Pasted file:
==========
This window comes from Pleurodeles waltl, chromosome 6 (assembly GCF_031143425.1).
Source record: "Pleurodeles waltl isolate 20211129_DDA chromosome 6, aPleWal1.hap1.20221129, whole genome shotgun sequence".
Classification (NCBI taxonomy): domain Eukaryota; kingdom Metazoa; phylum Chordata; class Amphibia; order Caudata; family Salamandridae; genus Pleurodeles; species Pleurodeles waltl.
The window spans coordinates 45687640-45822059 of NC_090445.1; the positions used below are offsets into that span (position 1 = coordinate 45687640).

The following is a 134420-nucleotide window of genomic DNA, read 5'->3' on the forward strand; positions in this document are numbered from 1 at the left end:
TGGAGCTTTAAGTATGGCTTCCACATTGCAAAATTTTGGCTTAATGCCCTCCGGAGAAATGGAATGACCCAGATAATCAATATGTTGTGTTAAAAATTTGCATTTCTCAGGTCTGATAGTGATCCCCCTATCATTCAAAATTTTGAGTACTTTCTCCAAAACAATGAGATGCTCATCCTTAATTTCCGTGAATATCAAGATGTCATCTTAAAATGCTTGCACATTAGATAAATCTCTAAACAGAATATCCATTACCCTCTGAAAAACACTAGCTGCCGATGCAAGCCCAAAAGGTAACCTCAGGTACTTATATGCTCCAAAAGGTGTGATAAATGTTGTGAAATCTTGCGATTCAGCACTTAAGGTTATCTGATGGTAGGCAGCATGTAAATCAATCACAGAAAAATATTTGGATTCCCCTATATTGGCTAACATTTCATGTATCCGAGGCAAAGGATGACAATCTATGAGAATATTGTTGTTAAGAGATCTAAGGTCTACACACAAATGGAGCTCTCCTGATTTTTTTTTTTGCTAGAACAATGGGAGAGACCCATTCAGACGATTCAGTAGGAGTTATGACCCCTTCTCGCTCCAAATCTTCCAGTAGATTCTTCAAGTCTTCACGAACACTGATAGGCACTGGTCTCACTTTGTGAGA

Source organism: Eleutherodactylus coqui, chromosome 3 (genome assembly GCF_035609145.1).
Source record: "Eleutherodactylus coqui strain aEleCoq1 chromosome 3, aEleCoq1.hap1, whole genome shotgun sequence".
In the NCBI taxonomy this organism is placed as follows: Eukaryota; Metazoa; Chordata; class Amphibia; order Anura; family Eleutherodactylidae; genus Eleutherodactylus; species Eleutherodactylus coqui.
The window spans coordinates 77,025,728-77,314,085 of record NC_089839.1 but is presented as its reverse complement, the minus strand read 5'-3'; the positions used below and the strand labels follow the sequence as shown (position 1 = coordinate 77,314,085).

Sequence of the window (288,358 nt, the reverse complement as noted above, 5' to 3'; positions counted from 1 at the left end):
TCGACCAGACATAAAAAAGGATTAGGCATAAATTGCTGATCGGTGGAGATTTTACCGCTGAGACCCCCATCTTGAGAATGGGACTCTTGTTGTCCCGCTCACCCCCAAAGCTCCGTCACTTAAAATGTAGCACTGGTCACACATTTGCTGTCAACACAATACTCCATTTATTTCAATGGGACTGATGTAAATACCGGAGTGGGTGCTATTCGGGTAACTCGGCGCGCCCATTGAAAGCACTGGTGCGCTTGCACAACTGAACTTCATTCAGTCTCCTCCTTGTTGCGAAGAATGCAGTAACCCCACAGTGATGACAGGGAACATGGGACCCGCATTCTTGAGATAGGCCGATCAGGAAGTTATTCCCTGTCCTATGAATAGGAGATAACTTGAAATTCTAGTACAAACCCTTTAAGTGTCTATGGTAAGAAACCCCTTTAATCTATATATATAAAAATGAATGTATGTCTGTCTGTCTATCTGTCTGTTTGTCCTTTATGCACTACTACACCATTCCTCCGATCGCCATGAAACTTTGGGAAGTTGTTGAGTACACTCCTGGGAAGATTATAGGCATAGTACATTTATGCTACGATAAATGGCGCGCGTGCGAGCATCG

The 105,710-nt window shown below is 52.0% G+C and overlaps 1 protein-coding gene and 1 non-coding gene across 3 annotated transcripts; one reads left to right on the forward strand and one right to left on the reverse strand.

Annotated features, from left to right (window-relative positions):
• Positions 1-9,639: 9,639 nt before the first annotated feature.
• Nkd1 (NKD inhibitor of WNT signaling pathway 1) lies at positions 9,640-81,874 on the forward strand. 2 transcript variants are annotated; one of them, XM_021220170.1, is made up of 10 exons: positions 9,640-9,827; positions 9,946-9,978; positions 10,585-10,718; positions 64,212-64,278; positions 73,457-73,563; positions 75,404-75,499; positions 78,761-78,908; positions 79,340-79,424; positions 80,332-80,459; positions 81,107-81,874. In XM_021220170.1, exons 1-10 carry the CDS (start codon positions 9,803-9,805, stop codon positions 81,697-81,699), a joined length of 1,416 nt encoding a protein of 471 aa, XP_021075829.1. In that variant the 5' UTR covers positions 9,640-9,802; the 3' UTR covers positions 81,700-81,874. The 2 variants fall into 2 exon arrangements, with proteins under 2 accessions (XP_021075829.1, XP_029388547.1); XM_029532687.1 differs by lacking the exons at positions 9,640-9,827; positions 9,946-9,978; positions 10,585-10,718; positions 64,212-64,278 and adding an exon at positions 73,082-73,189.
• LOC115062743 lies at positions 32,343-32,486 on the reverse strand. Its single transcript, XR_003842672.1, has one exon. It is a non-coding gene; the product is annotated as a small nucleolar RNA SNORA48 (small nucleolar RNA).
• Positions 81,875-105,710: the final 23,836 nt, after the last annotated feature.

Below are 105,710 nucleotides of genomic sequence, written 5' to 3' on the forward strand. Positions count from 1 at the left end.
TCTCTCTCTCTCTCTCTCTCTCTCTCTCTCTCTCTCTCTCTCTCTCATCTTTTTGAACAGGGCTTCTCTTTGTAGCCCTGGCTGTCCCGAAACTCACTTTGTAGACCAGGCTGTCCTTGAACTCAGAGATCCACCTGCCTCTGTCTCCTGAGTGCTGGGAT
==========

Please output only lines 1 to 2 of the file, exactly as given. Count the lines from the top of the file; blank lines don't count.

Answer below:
This window comes from Pleurodeles waltl, chromosome 6 (assembly GCF_031143425.1).
Source record: "Pleurodeles waltl isolate 20211129_DDA chromosome 6, aPleWal1.hap1.20221129, whole genome shotgun sequence".